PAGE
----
Bio-herbicide hammers broadleaf weeds

After nearly two decades of research and development, a made-in-Canada bio-herbicide may soon hit the market.

The product doesn’t have a brand name but scientists refer to it as Phoma macrostoma, a fungus found on Canada thistle that can control a range of broadleaf weeds, such as dandelions, wild mustard and Canada thistle.

“Monocot crops like wheat, oats, barley are all tolerant, meaning Phoma can be applied to them and they won’t be harmed,” said Michelle Hubbard, an Agriculture Canada pulse crop pathologist in Swift Current, Sask., who worked on Phoma macrostoma for about four years as a post-doctoral researcher.

Hubbard was in southeastern Saskatchewan in early March, where she spoke at the Weyburn Farm Update meeting about Phoma macrostoma and its potential uses in Canadian agriculture.

Ag Canada researchers discovered the fungus in the 1990s, learning that it grows naturally on Canada thistle and causes the weed to turn white and die.

A team of Agriculture Canada scientists, including Karen Bailey and Russell Hynes of Saskatoon, isolated the fungus and developed a granule that can be applied to the soil.

“When applied … before weed emergence the fungus causes the emerging thistles to come up white,” states an Ag Canada document on the bio-herbicide. “The fungus produces phytotoxins during its growth phase, which are taken up by the susceptible plants.”

Testing has shown that the bio-herbicide can control dandelions, annual sow thistle, Canada thistle and wild mustard at levels between 60 to 100 percent.

“There’s some other weeds like … ragweed that are affected but they (require) a bit of a higher dose to be killed off,” Hubbard said.

Ag Canada has patented the technology in more than a dozen countries and in 2017, Quebec company, Premier Tech, bought the licensing rights for the granular bio-herbicide.

“The next challenge lies in reducing production costs so we can bring it to its full market potential,” Pierre Talbot of Premier Tech said in a statement released in 2017.

“It is now up to us to move forward, in collaboration with AAFC, and make this a large-scale commercial success.”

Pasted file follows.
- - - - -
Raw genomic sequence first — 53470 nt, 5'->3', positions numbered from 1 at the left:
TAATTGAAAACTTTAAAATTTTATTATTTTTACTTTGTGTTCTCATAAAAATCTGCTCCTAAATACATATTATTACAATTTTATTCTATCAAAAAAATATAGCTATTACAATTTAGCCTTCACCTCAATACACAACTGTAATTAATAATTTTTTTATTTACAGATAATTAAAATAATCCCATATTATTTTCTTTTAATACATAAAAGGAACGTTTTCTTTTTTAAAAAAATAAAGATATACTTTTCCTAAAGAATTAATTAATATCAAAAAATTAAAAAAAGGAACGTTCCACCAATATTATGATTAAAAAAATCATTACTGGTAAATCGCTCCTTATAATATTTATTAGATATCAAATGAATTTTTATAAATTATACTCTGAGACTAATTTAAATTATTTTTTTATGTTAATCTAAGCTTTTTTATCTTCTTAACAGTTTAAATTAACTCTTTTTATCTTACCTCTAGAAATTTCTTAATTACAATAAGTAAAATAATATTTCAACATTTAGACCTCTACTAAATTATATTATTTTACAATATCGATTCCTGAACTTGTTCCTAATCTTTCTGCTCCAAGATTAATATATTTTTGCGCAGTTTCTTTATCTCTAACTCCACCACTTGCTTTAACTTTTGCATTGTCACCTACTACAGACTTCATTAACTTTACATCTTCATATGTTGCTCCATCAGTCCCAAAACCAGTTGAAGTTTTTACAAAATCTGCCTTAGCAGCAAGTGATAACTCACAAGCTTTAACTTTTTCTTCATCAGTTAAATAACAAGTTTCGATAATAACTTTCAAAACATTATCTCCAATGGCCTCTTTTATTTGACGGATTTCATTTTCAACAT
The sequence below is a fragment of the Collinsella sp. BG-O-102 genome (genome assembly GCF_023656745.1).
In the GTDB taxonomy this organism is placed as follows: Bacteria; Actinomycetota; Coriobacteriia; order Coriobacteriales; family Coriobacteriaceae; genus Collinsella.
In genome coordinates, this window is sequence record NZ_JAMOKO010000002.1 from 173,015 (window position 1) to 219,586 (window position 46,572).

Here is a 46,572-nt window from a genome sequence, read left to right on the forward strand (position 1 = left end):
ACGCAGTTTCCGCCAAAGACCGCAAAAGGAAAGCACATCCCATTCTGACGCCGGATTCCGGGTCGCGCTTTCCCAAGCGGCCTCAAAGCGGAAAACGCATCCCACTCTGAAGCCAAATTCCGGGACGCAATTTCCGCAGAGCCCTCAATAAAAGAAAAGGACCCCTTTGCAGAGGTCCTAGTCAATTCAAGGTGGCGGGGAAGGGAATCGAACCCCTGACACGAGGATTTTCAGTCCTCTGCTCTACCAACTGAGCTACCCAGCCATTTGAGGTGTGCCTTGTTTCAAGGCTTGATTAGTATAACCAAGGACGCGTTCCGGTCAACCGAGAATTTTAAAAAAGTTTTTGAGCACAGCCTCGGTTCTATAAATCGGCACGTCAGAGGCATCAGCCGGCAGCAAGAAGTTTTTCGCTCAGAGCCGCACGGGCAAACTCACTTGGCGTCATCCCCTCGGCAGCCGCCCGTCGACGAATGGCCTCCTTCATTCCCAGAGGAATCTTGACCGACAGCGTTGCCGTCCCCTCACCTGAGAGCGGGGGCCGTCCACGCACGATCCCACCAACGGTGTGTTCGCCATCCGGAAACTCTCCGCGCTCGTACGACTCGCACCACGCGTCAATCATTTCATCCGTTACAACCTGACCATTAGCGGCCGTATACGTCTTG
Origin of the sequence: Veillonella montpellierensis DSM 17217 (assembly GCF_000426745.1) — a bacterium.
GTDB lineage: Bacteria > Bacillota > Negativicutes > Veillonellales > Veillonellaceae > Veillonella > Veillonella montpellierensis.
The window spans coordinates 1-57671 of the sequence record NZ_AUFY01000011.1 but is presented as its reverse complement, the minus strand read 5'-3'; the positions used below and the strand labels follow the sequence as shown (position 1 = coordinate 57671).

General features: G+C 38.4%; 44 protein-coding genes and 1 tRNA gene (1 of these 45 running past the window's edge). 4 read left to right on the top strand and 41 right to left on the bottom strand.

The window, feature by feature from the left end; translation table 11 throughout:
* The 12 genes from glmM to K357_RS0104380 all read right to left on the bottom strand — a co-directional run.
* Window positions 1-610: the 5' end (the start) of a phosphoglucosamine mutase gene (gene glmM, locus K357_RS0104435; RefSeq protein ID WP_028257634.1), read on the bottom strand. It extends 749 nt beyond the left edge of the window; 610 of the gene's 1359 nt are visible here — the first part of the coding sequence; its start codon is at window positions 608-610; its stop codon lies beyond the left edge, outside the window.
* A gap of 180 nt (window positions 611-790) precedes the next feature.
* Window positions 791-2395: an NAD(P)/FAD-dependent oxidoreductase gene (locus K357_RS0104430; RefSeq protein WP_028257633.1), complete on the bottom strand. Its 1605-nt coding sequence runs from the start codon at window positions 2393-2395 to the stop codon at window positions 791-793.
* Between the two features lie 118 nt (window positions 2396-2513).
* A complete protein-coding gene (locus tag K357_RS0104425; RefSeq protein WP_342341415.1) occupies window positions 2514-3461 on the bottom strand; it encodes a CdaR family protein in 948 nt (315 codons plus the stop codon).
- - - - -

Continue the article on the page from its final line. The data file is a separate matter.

The Western Producer asked Premier Tech to comment for this story, but it didn’t respond by press time.

Phoma macrostoma is not listed as a product on the company’s website so its official launch may be a year or two away.

Premier Tech hasn’t revealed its marketing strategy but the cost of the bio-herbicide will likely be higher than established synthetic products.

“The first, most likely application would be turf or horticulture because people are more likely be willing to pay what it costs,” Hubbard said.

The U.S. pesticide market for home and garden use is worth more than $2 billion annually so that could be a logical place to start, especially since Phoma macrostoma is effective against dandelions.

“Then I would think organic (agriculture) after that. And then conventional,” Hubbard added.

One opportunity within conventional agriculture could be management of herbicide-resistant weeds. Many weeds have become harder to kill as they evolve resistance to commonly used herbicides like glyphosate.

Hubbard studied how Phoma macrostoma killed broadleaf weeds and learned that the biological process is complex.

“Phoma’s mode of action is more complicated. That’s exciting because it implies, to me, that (weed) resistance is less likely to develop,” she said. “The fungus biologically colonizes the host, as well. So, there’s at least three or more different modes of action.”

It’s possible that the bio-herbicide, when it comes to market, could be too pricey for use on broad-acre crops. However, it might make sense to use it in a portion of a barley or wheat crop, Hubbard said.

“It could also be applied as a spot treatment if there was a really difficult-to-manage Canada thistle area in field.”

The granular bio-herbicide persists in the soil only for a relatively short time — for months, not years, as is the case for some other herbicides.

That means oilseed crops like canola and pulses can be grown the following growing season, the year after Phoma macrostoma is applied to the soil.

“You might expect to see some yellowing or bleaching of the subsequent pulse or oilseed,” Hubbard said. “But no difference in biomass or yield.”

For more information on the bio-herbicide, visit

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